By Jim McLaren
For the Oregon Beer Growler
Alex Kurnellas remembers the first time he and Shawn Stackpoole said “I do.”
“I think, she was hesitant. I was really gung-ho … then I got really, really scared — like ‘Oh my God, what if this doesn’t work?’”
At the same time, Shawn was thinking this was the last chance to back out.
“Yeah, I couldn’t see what was in his mind. The idea he had. The passion. Not that I doubted him, but I doubted if it was going to work or not. You know, there’s so much beer already.”
On a January afternoon, there is a light snow dusting Southeast Division Street in Portland. Despite steel-gray skies, the glass-walled Imperial Bottle Shop & Taproom is bright and comfortable. And Shawn and Alex are telling their love and beer story.
Their “I do’s” involved signing a lease for their shop space.
“There was really only one moment when we looked at each other — right before we signed the lease and thought, we could back out now. That’s the only time we ever talked about it.” But they decided, “We’re so close, let’s do it. You live once. If it doesn’t work, we’ll learn from it. If it does work, we’ll learn more from it.”
Shawn and Alex were a reluctant couple to begin with. They met through friends while living and going to school in Santa Barbara, Calif. Their friendship was built on similar interests and liking the same music. But romance took longer. After several years, despite the prodding by friends, Shawn thought, “Why ruin a good friendship?” Eventually, she relented. “We enjoy each other. He makes me laugh and that was six years ago…”
The change in relationship status included the move to Portland; the couple was a little bored by Santa Barbara. The beer lovers also thought the Rose City beer scene was more diverse. That, along with Alex’s childhood, should have been a clue about what would come next. Raised in New Jersey, he had seen both his father and grandfather open and run diners.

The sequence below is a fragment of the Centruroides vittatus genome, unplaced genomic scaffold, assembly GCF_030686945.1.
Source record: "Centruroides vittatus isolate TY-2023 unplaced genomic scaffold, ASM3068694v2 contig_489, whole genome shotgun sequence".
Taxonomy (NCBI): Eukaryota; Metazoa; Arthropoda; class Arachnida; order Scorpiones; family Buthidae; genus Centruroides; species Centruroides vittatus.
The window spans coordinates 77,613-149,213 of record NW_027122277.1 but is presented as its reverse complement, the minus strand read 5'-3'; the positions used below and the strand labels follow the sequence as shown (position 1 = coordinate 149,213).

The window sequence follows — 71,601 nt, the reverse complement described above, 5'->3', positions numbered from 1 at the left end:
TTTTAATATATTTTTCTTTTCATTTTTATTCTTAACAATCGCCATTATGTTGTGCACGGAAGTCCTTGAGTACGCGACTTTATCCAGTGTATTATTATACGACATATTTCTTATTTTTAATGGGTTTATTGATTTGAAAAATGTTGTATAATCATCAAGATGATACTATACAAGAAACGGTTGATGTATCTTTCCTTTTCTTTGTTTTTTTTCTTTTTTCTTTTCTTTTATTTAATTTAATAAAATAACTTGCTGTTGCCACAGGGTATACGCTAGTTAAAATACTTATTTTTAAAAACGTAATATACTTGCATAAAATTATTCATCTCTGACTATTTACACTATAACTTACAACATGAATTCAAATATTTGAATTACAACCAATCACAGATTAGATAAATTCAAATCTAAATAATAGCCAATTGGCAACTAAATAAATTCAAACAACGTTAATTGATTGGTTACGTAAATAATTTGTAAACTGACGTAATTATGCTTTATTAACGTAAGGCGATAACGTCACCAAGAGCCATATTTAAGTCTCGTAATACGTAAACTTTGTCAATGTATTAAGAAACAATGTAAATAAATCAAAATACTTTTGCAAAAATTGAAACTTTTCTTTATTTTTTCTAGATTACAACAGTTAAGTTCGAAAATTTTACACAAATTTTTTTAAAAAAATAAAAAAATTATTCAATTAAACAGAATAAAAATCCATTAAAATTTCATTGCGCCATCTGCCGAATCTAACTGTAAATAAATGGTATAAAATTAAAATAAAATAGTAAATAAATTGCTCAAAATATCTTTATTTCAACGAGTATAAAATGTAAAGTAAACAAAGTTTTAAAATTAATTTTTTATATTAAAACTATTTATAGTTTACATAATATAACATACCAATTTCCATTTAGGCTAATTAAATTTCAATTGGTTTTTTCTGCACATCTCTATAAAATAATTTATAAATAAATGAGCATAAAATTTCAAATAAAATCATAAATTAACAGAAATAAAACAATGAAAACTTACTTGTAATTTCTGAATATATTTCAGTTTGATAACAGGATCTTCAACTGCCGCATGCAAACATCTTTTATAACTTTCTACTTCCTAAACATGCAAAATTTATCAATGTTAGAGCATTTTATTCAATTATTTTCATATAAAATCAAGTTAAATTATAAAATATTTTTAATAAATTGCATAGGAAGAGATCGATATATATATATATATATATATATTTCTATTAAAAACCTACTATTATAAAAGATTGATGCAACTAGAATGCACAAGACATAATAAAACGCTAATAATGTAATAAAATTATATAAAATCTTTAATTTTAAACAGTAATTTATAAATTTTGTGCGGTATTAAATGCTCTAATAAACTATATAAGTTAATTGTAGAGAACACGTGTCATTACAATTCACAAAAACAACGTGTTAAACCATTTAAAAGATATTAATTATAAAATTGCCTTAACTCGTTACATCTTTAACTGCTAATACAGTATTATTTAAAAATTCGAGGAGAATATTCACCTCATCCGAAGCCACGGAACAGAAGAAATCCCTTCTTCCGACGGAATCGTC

“I grew up in a restaurant for the most part,” Alex says. His intuition for operating the taproom impressed Shawn and most likely led her to follow him willingly into an arrangement that can be treacherous for a personal relationship. People often advise against mixing business and love. But think of this way: the business is like marriage, the store is like a child.
Shawn admits, “It’s been a challenge, as is anything in life but…”
Alex, as what often happens with couples, picks up the thought. “Because not only are you working with that person, but all of sudden you got in an argument at work and you take that home because you are with that person. So it’s your whole life. At first it was hard for us. I was working 100-hour weeks, Shawn was working 60-, 70-, 80-hour weeks, so all the time we spent together was at work. Our relationship really suffered. We had a work relationship, but not much of a loving relationship. But after a year, a year-and-a-half, we started to find time for us. I started learning to not talk about work when we went out to dinner.”
“But we’d get about 30 minutes into dinner and something would come up. We’d have to reel it back in,” Shawn adds.
Both credit their long, pre-romance relationship with laying the foundation for how well they work together. Alex says, “I could not imagine doing it without Shawn.”
Shawn sighs and says, “You’re going to make me cry.”
Success with the 4-year-old store has added something else to their lives.
“We are lucky,” Shawn says. “We’ve been accepted by the neighborhood. I enjoy hanging out with people I’ve met at the bar.”
Alex continues, “It’s been a really enriching experience for both of us. A lot of the people that are our friends, that we see on a daily basis, are people who we met here as customers — are people we would never have met because they are different ages, have different interests. But we got to meet them through the business.”
So, you’re probably asking — what about saying “I do” at the altar? Well, Alex says he’s ready. But Shawn? “I can’t commit to what I want for a wedding. Do I want to just run off? Do I want to have a big party? I can’t decide.”
*** When you go to Imperial, ask about the “Star Wars” mural inside the front door.
Imperial Bottle Shop & Taproom
3090 SE Division St., Portland
By Don Scheidt
For the Oregon Beer Growler
“The difference between America and England is that Americans think 100 years is a long time, while the English think 100 miles is a long way.” - Earle Hitchner
Go back 40 years from the current day. What does 40 years ago mean in American terms? Jimmy Carter would win a presidential election over Gerald Ford in post-Watergate America. The year marked America’s Bicentennial — 200 years since the adoption of the Declaration of Independence. In a small way, 1976 also began to usher in some changes to American-made food and drink, industries that were dominated by large corporations at the time. Choice was the exception, not the rule; it was a big deal to have more than four or five beers on tap — an even bigger deal if there were imported beers among them.